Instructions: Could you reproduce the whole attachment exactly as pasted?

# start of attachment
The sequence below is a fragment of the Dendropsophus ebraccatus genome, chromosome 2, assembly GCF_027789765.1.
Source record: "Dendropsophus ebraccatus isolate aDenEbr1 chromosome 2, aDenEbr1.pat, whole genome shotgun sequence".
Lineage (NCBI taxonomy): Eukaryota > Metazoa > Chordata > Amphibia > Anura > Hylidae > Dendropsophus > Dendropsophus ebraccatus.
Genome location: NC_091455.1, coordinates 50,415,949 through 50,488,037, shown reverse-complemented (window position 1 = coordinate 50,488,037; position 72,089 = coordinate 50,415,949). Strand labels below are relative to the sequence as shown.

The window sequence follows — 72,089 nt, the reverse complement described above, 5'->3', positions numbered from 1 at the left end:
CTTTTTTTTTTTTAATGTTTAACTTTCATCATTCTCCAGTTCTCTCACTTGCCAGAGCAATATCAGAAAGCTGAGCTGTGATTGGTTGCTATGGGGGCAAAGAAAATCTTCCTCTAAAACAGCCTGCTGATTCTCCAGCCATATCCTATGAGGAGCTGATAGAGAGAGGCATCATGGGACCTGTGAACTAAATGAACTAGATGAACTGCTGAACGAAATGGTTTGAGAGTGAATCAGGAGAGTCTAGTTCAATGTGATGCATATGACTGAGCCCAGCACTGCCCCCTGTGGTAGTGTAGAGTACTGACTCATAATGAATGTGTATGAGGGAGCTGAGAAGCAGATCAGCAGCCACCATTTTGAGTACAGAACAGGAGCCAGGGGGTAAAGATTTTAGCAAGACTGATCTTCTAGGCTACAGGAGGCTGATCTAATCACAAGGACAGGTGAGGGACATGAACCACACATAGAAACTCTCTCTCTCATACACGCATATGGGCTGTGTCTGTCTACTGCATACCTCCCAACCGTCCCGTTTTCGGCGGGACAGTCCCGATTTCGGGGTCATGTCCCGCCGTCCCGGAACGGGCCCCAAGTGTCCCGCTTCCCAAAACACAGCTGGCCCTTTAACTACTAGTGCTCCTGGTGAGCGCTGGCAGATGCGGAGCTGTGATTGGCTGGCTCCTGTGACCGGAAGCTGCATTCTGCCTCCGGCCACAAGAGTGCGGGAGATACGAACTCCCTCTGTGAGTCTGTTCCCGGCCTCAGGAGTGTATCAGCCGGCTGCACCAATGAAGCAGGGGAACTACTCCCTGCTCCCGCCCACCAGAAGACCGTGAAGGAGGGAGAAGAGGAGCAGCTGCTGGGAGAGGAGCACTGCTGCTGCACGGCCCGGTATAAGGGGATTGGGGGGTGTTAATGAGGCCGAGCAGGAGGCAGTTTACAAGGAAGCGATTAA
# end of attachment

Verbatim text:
The sequence below is a fragment of the Dendropsophus ebraccatus genome, chromosome 2, assembly GCF_027789765.1.
Source record: "Dendropsophus ebraccatus isolate aDenEbr1 chromosome 2, aDenEbr1.pat, whole genome shotgun sequence".
Lineage (NCBI taxonomy): Eukaryota > Metazoa > Chordata > Amphibia > Anura > Hylidae > Dendropsophus > Dendropsophus ebraccatus.
Genome location: NC_091455.1, coordinates 50,415,949 through 50,488,037, shown reverse-complemented (window position 1 = coordinate 50,488,037; position 72,089 = coordinate 50,415,949). Strand labels below are relative to the sequence as shown.

The window sequence follows — 72,089 nt, the reverse complement described above, 5'->3', positions numbered from 1 at the left end:
CTTTTTTTTTTTTAATGTTTAACTTTCATCATTCTCCAGTTCTCTCACTTGCCAGAGCAATATCAGAAAGCTGAGCTGTGATTGGTTGCTATGGGGGCAAAGAAAATCTTCCTCTAAAACAGCCTGCTGATTCTCCAGCCATATCCTATGAGGAGCTGATAGAGAGAGGCATCATGGGACCTGTGAACTAAATGAACTAGATGAACTGCTGAACGAAATGGTTTGAGAGTGAATCAGGAGAGTCTAGTTCAATGTGATGCATATGACTGAGCCCAGCACTGCCCCCTGTGGTAGTGTAGAGTACTGACTCATAATGAATGTGTATGAGGGAGCTGAGAAGCAGATCAGCAGCCACCATTTTGAGTACAGAACAGGAGCCAGGGGGTAAAGATTTTAGCAAGACTGATCTTCTAGGCTACAGGAGGCTGATCTAATCACAAGGACAGGTGAGGGACATGAACCACACATAGAAACTCTCTCTCTCATACACGCATATGGGCTGTGTCTGTCTACTGCATACCTCCCAACCGTCCCGTTTTCGGCGGGACAGTCCCGATTTCGGGGTCATGTCCCGCCGTCCCGGAACGGGCCCCAAGTGTCCCGCTTCCCAAAACACAGCTGGCCCTTTAACTACTAGTGCTCCTGGTGAGCGCTGGCAGATGCGGAGCTGTGATTGGCTGGCTCCTGTGACCGGAAGCTGCATTCTGCCTCCGGCCACAAGAGTGCGGGAGATACGAACTCCCTCTGTGAGTCTGTTCCCGGCCTCAGGAGTGTATCAGCCGGCTGCACCAATGAAGCAGGGGAACTACTCCCTGCTCCCGCCCACCAGAAGACCGTGAAGGAGGGAGAAGAGGAGCAGCTGCTGGGAGAGGAGCACTGCTGCTGCACGGCCCGGTATAAGGGGATTGGGGGGTGTTAATGAGGCCGAGCAGGAGGCAGTTTACAAGGAAGCGATTAA